NEW YORK – Soldiers who contracted traveler's diarrhea had different levels of microbes present in their gut even before they fell ill, a new study has found.
In addition to affecting tourists, traveler's diarrhea affects soldiers posted around the world. About 40 percent of US soldiers deployed to Egypt in 2005, for instance, reported bouts of traveler's diarrhea, while nearly 80 percent of US troops in Iraq and 54 percent of US troops in Afghanistan between 2003 and 2004 reported gastrointestinal illness.
As a person's gut microbiome is thought to influence a number of diseases including traveler's diarrhea, researchers from the US Naval Medical Research Center and elsewhere collected data on the prevalence of gastrointestinal illness among troops deployed to Honduras in 2015 and 2016 and analyzed stool samples from soldiers with and without traveler's diarrhea. As they reported Wednesday in PLOS One, the researchers found that enteroaggregative Escherichia coli (EAEC), enterotoxigenic E. coli (ETEC), and enteropathogenic E. coli (EPEC) were common among the gut microbiomes of afflicted soldiers. In addition, a longitudinal analysis of soldiers' gut microbiomes found the presence of certain bacteria appears protective.
"Gaining a better understanding of how microbial community composition affects military personnel experiencing diarrhea during deployment is important for strategic decisions regarding potential medical interventions, such as use of probiotics as prophylaxis and/or post-infectious therapy," senior author Mark Simons from the Naval Medical Research Center and his colleagues wrote in their paper.
The researchers initially surveyed soldiers following the end of their deployments to Honduras to inquire whether they had experienced symptoms of traveler's diarrhea. Of the 1,173 respondents, a quarter reported experiencing traveler's diarrhea during their deployment.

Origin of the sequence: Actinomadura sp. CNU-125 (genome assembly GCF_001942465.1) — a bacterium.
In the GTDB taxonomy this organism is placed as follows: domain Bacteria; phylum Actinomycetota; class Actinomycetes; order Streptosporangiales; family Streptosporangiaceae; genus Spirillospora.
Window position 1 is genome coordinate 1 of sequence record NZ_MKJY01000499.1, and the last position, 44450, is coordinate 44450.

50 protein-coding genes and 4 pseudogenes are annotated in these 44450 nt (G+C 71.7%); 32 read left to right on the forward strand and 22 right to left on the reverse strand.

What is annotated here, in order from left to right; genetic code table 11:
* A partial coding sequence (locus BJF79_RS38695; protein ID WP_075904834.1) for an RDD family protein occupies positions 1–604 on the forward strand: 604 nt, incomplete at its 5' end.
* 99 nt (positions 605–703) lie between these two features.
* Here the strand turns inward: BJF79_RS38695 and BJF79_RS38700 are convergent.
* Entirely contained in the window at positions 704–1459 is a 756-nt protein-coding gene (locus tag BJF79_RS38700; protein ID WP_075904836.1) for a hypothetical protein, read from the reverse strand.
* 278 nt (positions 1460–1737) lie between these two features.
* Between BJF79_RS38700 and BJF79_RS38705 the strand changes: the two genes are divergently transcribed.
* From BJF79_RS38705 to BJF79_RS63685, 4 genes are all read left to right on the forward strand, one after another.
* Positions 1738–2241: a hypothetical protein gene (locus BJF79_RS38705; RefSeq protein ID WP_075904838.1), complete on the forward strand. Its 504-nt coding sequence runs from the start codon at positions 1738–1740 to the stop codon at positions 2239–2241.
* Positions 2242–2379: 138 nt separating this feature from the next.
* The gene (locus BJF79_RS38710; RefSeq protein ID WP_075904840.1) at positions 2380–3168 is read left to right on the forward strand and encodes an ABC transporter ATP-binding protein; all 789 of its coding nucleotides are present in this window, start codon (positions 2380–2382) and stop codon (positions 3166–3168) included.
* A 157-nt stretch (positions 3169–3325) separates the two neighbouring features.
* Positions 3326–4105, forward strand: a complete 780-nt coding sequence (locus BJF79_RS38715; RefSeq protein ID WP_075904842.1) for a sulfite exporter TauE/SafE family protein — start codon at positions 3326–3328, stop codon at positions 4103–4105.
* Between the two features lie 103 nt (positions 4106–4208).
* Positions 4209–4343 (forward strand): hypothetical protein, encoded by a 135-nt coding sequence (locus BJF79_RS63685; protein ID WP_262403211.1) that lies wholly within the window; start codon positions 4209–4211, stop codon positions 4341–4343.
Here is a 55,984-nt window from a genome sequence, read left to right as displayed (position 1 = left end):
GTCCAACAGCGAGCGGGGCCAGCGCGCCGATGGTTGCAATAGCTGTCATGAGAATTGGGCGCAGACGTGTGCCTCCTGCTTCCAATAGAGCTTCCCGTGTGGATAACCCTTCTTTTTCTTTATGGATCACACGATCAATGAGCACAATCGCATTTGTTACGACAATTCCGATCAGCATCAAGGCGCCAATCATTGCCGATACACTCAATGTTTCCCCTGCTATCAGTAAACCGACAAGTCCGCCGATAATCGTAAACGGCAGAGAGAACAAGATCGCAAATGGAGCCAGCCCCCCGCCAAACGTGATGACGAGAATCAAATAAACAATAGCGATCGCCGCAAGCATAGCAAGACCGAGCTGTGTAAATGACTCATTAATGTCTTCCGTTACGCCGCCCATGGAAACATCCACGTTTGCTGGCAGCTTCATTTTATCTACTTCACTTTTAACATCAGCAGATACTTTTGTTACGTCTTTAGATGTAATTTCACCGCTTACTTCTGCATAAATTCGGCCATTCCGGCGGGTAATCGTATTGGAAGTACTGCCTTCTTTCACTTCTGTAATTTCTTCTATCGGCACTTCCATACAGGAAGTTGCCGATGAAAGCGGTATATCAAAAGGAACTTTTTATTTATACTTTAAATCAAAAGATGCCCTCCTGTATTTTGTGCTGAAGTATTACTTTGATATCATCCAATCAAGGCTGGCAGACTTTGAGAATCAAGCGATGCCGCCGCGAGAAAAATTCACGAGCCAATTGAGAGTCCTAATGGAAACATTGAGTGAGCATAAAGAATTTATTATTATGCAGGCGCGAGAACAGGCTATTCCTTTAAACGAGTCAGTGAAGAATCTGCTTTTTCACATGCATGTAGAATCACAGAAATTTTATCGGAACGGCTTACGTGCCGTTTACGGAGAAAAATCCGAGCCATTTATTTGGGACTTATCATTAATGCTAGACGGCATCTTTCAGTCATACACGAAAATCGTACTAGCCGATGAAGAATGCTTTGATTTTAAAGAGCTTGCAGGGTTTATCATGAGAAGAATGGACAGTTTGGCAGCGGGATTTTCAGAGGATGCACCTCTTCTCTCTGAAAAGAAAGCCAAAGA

At the same time, the researchers conducted a passive surveillance study of 152 soldiers who reported to the clinic with signs of gastrointestinal illness. Stool cultures from these individuals uncovered two cases of Shigella and one case of Salmonella infections. Additional testing using Biofire's FilmArray GI assay uncovered diarrheagenic E. coli pathogens among these samples, including EAEC, ETEC, EPEC, and Shiga-like toxin-producing E. coli. Shigella was found in 18 cases through this nucleic acid-based approach, as compared to the two discovered via culture.
They further recruited 67 soldiers — all of whom lived on base — to an active surveillance study at the start of their deployment. As part of this analysis, the soldiers were queried weekly about any symptoms of gastrointestinal illness and, if they had any, were asked to provide a stool sample for analysis. Seventeen cases of diarrhea were reported in this way, for an incidence rate of nearly three cases per person-month. Similar to the passive surveillance study, diarrheagenic E. coli pathogens were most commonly present, though the researchers noted co-infections in the majority of cases, suggesting a complex disease etiology.
Eleven soldiers were additionally enrolled into a microbiome study in which the researchers collected weekly stool samples for 16S rRNA sequencing, regardless of the appearance of any symptoms. During the study timeframe, four of the 11 individuals in the study developed traveler's diarrhea.
In general, the researchers noted that each individual's microbial signature remained consistent over time. When they focused on two individuals with the most diarrhea-related clinic visits, they noted that Enterobacteriaceae levels were high in the weeks with bouts of traveler's diarrhea, as the researchers noted would be expected with Escherichia infections.
They also compared the microbiomes of the soldiers who developed traveler's diarrhea to those who did not to find a higher Firmicutes-to-Bacteroidetes ratio among those who remained healthy. Additionally, taxa in the Ruminococcaceae family were differentially abundant between healthy individuals and those who fell ill. As Ruminiclostridium produces short-chain fatty acids, the researchers suspect that it can boost epithelial integrity and protect against disease.
"These findings illustrate the complex etiology of diarrhea amongst military personnel in deployed settings and its impacts on job performance," Simons and his colleagues wrote. "Potential factors of resistance or susceptibility can provide a foundation for future clinical trials to evaluate prevention and treatment strategies."